How to avoid the ransomware attack
AUSTRALIA may have missed the worst of the worldwide cyber attack but small businesses are still at risk of being infected by the WCry ransomware.
Special adviser to the Prime Minister on Cyber Security Alastair MacGibbon said the first thing Australians should do when they get in to work on Monday is update their Microsoft software.
They should do this before they open their emails or other programs.
This is because the virus may be spreading via email attachments or trusted websites, Mr MacGibbon told ABC, and if you don't open or click on to the infected sites then you won't be impacted.
He said it was unclear so far how it had started but ransomware generally spread via a few different methods.
This includes through spear phishing, which spreads the virus through an email that appears to be from an individual or business that you know.
You may also download the virus simply by visiting a website you already trust.
The virus also has a wormlike features that looks for other vulnerable systems once it's embedded in your computer, which means it can spread to other computers in a network.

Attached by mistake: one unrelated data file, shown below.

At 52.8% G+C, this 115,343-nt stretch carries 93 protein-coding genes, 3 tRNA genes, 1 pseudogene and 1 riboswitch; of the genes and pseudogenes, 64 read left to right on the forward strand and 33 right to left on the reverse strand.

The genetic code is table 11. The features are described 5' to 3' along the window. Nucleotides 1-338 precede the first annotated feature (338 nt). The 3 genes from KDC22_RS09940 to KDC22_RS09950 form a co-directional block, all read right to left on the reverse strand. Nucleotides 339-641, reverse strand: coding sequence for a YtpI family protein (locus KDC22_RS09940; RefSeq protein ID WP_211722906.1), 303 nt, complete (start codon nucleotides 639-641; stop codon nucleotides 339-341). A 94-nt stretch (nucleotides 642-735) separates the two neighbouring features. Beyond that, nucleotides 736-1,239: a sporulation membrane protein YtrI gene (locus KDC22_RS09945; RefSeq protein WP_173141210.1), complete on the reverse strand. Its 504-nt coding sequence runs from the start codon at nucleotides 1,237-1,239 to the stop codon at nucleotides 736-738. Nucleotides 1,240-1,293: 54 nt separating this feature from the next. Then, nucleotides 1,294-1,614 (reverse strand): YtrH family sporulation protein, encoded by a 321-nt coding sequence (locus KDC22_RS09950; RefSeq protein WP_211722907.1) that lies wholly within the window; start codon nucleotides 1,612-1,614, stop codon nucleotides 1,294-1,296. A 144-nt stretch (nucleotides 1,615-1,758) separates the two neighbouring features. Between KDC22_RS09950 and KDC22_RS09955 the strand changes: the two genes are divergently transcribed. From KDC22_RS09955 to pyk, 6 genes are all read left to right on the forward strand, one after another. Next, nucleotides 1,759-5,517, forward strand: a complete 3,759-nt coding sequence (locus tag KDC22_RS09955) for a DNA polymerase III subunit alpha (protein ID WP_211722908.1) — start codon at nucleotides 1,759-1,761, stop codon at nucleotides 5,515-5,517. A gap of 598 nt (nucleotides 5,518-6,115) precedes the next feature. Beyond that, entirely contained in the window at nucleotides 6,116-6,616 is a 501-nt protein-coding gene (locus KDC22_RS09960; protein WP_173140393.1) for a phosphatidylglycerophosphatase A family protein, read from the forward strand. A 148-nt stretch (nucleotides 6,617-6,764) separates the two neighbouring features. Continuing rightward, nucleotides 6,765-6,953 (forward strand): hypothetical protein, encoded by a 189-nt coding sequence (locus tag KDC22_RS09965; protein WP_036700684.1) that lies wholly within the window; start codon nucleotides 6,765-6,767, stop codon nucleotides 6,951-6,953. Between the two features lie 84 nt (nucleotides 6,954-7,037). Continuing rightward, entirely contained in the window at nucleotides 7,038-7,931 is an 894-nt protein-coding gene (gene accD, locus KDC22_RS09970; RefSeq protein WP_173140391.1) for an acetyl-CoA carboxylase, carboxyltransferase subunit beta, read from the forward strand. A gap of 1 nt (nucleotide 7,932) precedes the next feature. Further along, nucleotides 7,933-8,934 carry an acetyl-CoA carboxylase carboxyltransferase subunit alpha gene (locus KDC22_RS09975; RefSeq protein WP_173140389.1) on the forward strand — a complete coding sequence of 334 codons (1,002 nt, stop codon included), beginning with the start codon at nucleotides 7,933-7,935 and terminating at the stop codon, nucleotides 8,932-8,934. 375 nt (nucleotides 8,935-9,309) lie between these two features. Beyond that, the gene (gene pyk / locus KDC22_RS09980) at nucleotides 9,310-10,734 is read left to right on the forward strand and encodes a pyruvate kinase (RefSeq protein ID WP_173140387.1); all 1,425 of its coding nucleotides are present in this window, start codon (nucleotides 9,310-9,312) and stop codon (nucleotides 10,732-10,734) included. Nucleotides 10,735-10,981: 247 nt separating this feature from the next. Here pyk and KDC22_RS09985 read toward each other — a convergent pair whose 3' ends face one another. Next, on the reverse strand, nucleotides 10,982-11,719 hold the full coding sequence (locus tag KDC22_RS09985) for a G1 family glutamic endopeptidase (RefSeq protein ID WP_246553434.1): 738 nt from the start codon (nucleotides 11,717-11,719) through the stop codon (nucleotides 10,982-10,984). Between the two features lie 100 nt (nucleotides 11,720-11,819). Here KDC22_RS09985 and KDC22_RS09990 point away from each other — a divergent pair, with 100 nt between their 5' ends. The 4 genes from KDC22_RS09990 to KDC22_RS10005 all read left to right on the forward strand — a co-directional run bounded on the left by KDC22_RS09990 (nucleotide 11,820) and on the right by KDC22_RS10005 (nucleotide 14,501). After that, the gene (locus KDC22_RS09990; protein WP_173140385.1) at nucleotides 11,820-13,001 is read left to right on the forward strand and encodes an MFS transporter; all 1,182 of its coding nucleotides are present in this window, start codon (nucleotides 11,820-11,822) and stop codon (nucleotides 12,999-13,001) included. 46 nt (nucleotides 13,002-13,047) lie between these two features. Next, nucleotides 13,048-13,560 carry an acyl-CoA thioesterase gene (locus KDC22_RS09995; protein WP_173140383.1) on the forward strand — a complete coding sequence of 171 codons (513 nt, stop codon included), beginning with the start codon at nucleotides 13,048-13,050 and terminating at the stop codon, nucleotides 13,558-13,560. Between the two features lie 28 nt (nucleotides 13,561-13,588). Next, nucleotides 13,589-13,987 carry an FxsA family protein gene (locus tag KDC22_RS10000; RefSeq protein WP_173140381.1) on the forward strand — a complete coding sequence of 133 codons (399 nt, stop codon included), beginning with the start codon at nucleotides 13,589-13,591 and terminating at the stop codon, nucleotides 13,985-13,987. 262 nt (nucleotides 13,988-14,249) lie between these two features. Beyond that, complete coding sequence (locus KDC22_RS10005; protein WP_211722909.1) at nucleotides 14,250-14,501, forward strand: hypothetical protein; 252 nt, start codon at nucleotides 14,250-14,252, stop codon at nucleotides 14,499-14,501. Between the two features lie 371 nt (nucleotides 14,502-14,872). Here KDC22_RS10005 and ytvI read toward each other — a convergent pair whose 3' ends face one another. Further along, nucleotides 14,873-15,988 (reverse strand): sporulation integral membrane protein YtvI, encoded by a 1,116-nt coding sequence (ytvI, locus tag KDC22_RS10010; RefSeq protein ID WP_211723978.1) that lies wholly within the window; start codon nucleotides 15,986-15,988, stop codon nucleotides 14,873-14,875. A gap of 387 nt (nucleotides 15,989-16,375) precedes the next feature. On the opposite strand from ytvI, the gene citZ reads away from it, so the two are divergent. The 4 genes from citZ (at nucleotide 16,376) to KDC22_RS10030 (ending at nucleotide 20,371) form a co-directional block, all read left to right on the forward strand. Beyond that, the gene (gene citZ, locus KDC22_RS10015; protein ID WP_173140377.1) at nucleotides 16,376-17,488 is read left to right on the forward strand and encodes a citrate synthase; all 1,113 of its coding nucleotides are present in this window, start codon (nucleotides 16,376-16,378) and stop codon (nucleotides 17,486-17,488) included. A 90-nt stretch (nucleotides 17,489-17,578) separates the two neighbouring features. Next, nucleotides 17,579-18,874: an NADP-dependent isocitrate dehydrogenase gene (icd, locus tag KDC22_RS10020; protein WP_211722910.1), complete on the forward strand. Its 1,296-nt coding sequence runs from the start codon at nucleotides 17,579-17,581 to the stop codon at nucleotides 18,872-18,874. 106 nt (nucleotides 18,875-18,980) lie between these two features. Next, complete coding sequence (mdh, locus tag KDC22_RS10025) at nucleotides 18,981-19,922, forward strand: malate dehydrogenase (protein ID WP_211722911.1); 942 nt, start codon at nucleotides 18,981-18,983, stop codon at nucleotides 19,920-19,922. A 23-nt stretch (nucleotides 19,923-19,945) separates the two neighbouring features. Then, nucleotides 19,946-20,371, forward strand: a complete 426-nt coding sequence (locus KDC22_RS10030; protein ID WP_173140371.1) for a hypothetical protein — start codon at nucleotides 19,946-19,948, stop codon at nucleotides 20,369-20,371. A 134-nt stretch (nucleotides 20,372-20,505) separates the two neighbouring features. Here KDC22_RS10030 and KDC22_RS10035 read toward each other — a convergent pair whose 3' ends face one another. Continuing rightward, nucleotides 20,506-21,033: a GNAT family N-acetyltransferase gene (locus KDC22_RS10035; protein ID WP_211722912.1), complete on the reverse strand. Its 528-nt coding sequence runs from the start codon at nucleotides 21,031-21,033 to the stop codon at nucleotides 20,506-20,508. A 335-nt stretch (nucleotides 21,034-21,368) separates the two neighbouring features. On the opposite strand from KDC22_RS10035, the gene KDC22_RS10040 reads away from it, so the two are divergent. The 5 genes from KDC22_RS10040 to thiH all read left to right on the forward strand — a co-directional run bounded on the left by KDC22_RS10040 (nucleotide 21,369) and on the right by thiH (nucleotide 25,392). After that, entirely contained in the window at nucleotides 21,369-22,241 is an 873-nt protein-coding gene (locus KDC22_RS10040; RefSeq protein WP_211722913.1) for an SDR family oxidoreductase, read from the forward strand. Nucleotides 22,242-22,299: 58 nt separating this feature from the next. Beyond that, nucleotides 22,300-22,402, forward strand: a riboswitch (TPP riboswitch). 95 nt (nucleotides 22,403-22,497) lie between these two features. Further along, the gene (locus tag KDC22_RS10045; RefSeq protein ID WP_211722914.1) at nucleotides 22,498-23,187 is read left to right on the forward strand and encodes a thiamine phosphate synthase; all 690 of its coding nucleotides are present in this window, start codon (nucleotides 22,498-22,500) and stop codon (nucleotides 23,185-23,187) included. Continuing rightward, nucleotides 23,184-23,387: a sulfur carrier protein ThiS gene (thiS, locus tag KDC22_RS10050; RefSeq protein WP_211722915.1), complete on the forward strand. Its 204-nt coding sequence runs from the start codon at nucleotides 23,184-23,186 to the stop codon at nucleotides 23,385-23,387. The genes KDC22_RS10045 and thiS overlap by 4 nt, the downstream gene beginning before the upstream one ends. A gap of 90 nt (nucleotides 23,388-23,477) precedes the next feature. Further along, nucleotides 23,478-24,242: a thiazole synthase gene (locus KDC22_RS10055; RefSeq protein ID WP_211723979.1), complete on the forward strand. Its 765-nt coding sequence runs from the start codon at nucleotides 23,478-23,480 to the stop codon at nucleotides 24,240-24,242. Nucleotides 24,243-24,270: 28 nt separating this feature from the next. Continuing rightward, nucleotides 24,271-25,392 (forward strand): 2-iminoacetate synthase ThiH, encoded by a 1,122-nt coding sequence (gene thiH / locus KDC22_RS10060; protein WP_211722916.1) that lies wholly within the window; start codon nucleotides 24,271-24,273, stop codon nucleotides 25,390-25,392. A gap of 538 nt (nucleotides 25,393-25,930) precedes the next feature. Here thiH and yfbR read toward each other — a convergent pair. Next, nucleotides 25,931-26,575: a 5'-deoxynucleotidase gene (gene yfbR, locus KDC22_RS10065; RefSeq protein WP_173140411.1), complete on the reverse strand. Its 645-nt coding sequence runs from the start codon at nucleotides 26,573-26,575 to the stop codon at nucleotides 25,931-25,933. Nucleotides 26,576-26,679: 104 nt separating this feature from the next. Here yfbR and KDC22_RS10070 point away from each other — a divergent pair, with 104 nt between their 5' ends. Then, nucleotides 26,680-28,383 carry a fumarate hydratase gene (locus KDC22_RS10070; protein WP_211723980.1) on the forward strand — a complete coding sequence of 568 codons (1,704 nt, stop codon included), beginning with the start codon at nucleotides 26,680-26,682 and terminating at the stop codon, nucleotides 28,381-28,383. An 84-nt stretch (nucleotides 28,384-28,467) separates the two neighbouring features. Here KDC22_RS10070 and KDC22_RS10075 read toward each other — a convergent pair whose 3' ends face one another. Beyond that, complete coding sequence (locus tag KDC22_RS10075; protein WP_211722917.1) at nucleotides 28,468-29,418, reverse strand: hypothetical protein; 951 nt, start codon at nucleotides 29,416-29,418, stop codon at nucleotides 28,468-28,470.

While Mr MacGibbon said Australia looks to have missed the worst of the attack as it didn't seem to have infected government agencies or critical infrastructure, people shouldn't be complacent.
He said people should be regularly updating their software, and not just when there is a threat.
Generally a popup will appear if there is an update available but you can also force the computer to check for updates.
Mr MacGibbon said people should also be backing up their data on a USB or disk that is kept separate and not connected to their computer.
So far the massive cyber attack has hit 200,000 people in at least 150 countries including an Australian business.
The ransomware locks down computers and has been demanding payments of $US300 ($AU406) to $US600 ($AU812) to restore access.
Initial reports said just one Australian business had been impacted, but Cyber Security Minister Dan Tehan confirmed two others were also hit in an interview with the ABC this morning.
The malware attack first emerged on Friday night but there were concerns of more disruption as workers switch on their computers this morning.
In the UK, the National Health Service has been forced to cancel operations today within its hospitals after computers used to share patients' test results and scans with doctors remain frozen.